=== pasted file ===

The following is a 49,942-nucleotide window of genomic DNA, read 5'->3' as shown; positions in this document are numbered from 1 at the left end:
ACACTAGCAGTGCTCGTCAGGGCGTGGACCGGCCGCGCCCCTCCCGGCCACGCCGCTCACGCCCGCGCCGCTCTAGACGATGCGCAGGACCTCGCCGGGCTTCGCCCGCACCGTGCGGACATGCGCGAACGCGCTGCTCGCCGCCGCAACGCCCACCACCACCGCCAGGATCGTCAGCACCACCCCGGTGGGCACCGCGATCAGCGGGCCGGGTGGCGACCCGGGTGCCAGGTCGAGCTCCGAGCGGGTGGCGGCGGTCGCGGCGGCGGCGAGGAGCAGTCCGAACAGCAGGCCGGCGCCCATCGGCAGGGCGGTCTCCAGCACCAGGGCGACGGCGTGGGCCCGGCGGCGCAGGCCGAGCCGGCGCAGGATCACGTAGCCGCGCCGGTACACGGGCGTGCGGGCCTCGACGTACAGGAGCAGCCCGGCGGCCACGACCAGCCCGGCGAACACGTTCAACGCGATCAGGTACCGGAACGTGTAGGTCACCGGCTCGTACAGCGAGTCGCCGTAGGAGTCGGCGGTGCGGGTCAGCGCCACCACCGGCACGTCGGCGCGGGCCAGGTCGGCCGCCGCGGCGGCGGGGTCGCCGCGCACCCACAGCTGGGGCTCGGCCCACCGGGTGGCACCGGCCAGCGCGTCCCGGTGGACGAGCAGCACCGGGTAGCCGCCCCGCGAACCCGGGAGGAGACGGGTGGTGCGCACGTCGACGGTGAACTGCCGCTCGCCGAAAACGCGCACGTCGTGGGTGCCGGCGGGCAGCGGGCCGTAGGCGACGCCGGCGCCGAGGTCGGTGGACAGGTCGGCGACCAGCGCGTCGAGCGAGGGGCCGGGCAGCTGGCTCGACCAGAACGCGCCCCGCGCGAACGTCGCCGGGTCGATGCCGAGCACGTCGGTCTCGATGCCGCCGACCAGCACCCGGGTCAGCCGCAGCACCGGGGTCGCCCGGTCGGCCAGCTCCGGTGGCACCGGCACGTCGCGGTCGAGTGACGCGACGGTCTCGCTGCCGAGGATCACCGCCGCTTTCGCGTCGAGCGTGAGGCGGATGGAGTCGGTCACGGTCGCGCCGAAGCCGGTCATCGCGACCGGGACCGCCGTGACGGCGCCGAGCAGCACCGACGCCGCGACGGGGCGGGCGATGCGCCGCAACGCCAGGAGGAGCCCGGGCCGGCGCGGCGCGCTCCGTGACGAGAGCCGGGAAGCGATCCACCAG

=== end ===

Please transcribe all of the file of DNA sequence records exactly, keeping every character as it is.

The following is a 49,942-nucleotide window of genomic DNA, read 5'->3' as shown; positions in this document are numbered from 1 at the left end:
ACACTAGCAGTGCTCGTCAGGGCGTGGACCGGCCGCGCCCCTCCCGGCCACGCCGCTCACGCCCGCGCCGCTCTAGACGATGCGCAGGACCTCGCCGGGCTTCGCCCGCACCGTGCGGACATGCGCGAACGCGCTGCTCGCCGCCGCAACGCCCACCACCACCGCCAGGATCGTCAGCACCACCCCGGTGGGCACCGCGATCAGCGGGCCGGGTGGCGACCCGGGTGCCAGGTCGAGCTCCGAGCGGGTGGCGGCGGTCGCGGCGGCGGCGAGGAGCAGTCCGAACAGCAGGCCGGCGCCCATCGGCAGGGCGGTCTCCAGCACCAGGGCGACGGCGTGGGCCCGGCGGCGCAGGCCGAGCCGGCGCAGGATCACGTAGCCGCGCCGGTACACGGGCGTGCGGGCCTCGACGTACAGGAGCAGCCCGGCGGCCACGACCAGCCCGGCGAACACGTTCAACGCGATCAGGTACCGGAACGTGTAGGTCACCGGCTCGTACAGCGAGTCGCCGTAGGAGTCGGCGGTGCGGGTCAGCGCCACCACCGGCACGTCGGCGCGGGCCAGGTCGGCCGCCGCGGCGGCGGGGTCGCCGCGCACCCACAGCTGGGGCTCGGCCCACCGGGTGGCACCGGCCAGCGCGTCCCGGTGGACGAGCAGCACCGGGTAGCCGCCCCGCGAACCCGGGAGGAGACGGGTGGTGCGCACGTCGACGGTGAACTGCCGCTCGCCGAAAACGCGCACGTCGTGGGTGCCGGCGGGCAGCGGGCCGTAGGCGACGCCGGCGCCGAGGTCGGTGGACAGGTCGGCGACCAGCGCGTCGAGCGAGGGGCCGGGCAGCTGGCTCGACCAGAACGCGCCCCGCGCGAACGTCGCCGGGTCGATGCCGAGCACGTCGGTCTCGATGCCGCCGACCAGCACCCGGGTCAGCCGCAGCACCGGGGTCGCCCGGTCGGCCAGCTCCGGTGGCACCGGCACGTCGCGGTCGAGTGACGCGACGGTCTCGCTGCCGAGGATCACCGCCGCTTTCGCGTCGAGCGTGAGGCGGATGGAGTCGGTCACGGTCGCGCCGAAGCCGGTCATCGCGACCGGGACCGCCGTGACGGCGCCGAGCAGCACCGACGCCGCGACGGGGCGGGCGATGCGCCGCAACGCCAGGAGGAGCCCGGGCCGGCGCGGCGCGCTCCGTGACGAGAGCCGGGAAGCGATCCACCAG